Published: Tuesday, April 9, 2019
When you or a loved one is diagnosed with cancer, you want the most effective cancer treatment available. Because each cancer is different, the same chemotherapy drug may not work the same way for each patient. At the Edwards Comprehensive Cancer Center (ECCC) at Cabell Huntington Hospital (CHH) physicians are utilizing an innovative approach for personalized chemotherapy treatment.
Chemotherapy is a type of treatment that includes medication or combination of medications to treat cancer. The goal of chemotherapy is to stop or slow the growth of cancer cells. ChemoID® is a chemo-sensitivity test for both cancer stem-like cells and bulk tumor cells. It was developed to allow physicians to identify the most effective drug(s) specific to each patient before chemotherapy begins.
“Before beginning chemotherapy, a small sample of a patient’s tumor is collected,” said Anthony M. Alberico, MD, FACS, neurosurgeon and medical director of the Cabell Huntington Hospital Back & Spine Center and professor and chair of the Department of Neurosurgery at the Marshall University Joan C. Edwards School of Medicine. “That sample is then used to grow bulk tumor cells and cancer stem cells. ChemoID tests the effectiveness of standard chemotherapies against the patient’s actual cancer cells in the laboratory. This allows the most effective drug to be identified before treatment so patients can benefit the most.”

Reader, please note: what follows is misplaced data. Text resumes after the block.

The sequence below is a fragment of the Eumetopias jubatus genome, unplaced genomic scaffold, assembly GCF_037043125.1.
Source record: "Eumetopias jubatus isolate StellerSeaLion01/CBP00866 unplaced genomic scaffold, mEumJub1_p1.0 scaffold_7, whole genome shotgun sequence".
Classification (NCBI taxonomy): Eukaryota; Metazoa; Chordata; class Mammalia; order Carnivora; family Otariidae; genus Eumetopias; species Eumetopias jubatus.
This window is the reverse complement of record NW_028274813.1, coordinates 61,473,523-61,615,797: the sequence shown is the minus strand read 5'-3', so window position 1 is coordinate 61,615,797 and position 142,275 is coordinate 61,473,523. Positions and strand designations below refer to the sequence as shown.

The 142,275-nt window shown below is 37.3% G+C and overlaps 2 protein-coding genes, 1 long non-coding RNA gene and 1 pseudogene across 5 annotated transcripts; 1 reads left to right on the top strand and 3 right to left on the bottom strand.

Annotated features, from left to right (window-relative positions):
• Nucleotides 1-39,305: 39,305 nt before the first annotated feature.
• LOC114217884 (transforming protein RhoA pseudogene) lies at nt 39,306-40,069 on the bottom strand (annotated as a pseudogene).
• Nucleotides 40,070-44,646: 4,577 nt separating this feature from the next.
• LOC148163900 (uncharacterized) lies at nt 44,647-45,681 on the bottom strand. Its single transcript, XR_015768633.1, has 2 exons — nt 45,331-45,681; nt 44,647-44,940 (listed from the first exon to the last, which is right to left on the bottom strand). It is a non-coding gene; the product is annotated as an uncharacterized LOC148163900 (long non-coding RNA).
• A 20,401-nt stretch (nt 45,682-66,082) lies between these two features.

By assuring the use of the most effective chemotherapy drugs before treating the patient, trial and error is minimalized alleviating unnecessary stress and discomfort.
“This process allows the drugs to be used on the cancer cells and not the patient. It can lead to faster and more dramatic positive results,” Alberico explained. “ChemoID can also help patients by eliminating unnecessary and ineffective chemotherapies prior to administering treatment.”
ChemoID is a CLIA-certified, CAP-accredited laboratory-developed test. It was developed by former Marshall University Biomedical Sciences Researcher Pier Paolo Claudio, MD, PhD and Jagan Valluri, PhD, professor of Cellular Biology and Integrative Medicine at Marshall University. Much of the research was conducted at the Translational Genomics Research Institute at the Edwards Comprehensive Cancer Center.